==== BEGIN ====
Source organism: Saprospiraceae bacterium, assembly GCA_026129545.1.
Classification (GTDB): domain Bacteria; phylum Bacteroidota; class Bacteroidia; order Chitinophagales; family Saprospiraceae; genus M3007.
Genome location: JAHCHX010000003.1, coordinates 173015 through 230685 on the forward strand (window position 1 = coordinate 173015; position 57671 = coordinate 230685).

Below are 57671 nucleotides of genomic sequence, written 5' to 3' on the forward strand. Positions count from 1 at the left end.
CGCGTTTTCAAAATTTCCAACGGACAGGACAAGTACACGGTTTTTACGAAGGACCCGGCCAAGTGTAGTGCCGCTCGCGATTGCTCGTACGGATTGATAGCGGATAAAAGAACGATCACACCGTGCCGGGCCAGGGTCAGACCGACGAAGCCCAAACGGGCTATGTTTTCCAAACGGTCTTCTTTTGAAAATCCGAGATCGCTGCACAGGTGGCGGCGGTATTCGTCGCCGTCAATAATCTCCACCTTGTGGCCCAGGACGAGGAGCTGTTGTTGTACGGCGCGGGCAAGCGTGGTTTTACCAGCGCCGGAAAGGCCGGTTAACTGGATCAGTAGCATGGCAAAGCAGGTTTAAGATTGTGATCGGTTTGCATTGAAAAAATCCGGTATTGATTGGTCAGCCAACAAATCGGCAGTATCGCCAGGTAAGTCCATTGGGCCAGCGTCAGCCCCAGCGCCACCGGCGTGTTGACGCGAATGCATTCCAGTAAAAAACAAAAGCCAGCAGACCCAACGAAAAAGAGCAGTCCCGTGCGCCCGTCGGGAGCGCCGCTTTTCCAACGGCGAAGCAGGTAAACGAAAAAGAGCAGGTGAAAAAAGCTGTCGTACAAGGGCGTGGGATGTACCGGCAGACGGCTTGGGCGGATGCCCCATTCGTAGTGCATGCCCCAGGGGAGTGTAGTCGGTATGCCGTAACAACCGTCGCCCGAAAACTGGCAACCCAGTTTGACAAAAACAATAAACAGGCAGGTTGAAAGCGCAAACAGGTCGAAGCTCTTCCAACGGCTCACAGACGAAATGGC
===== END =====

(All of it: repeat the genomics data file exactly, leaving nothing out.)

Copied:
Source organism: Saprospiraceae bacterium, assembly GCA_026129545.1.
Classification (GTDB): domain Bacteria; phylum Bacteroidota; class Bacteroidia; order Chitinophagales; family Saprospiraceae; genus M3007.
Genome location: JAHCHX010000003.1, coordinates 173015 through 230685 on the forward strand (window position 1 = coordinate 173015; position 57671 = coordinate 230685).

Below are 57671 nucleotides of genomic sequence, written 5' to 3' on the forward strand. Positions count from 1 at the left end.
CGCGTTTTCAAAATTTCCAACGGACAGGACAAGTACACGGTTTTTACGAAGGACCCGGCCAAGTGTAGTGCCGCTCGCGATTGCTCGTACGGATTGATAGCGGATAAAAGAACGATCACACCGTGCCGGGCCAGGGTCAGACCGACGAAGCCCAAACGGGCTATGTTTTCCAAACGGTCTTCTTTTGAAAATCCGAGATCGCTGCACAGGTGGCGGCGGTATTCGTCGCCGTCAATAATCTCCACCTTGTGGCCCAGGACGAGGAGCTGTTGTTGTACGGCGCGGGCAAGCGTGGTTTTACCAGCGCCGGAAAGGCCGGTTAACTGGATCAGTAGCATGGCAAAGCAGGTTTAAGATTGTGATCGGTTTGCATTGAAAAAATCCGGTATTGATTGGTCAGCCAACAAATCGGCAGTATCGCCAGGTAAGTCCATTGGGCCAGCGTCAGCCCCAGCGCCACCGGCGTGTTGACGCGAATGCATTCCAGTAAAAAACAAAAGCCAGCAGACCCAACGAAAAAGAGCAGTCCCGTGCGCCCGTCGGGAGCGCCGCTTTTCCAACGGCGAAGCAGGTAAACGAAAAAGAGCAGGTGAAAAAAGCTGTCGTACAAGGGCGTGGGATGTACCGGCAGACGGCTTGGGCGGATGCCCCATTCGTAGTGCATGCCCCAGGGGAGTGTAGTCGGTATGCCGTAACAACCGTCGCCCGAAAACTGGCAACCCAGTTTGACAAAAACAATAAACAGGCAGGTTGAAAGCGCAAACAGGTCGAAGCTCTTCCAACGGCTCACAGACGAAATGGC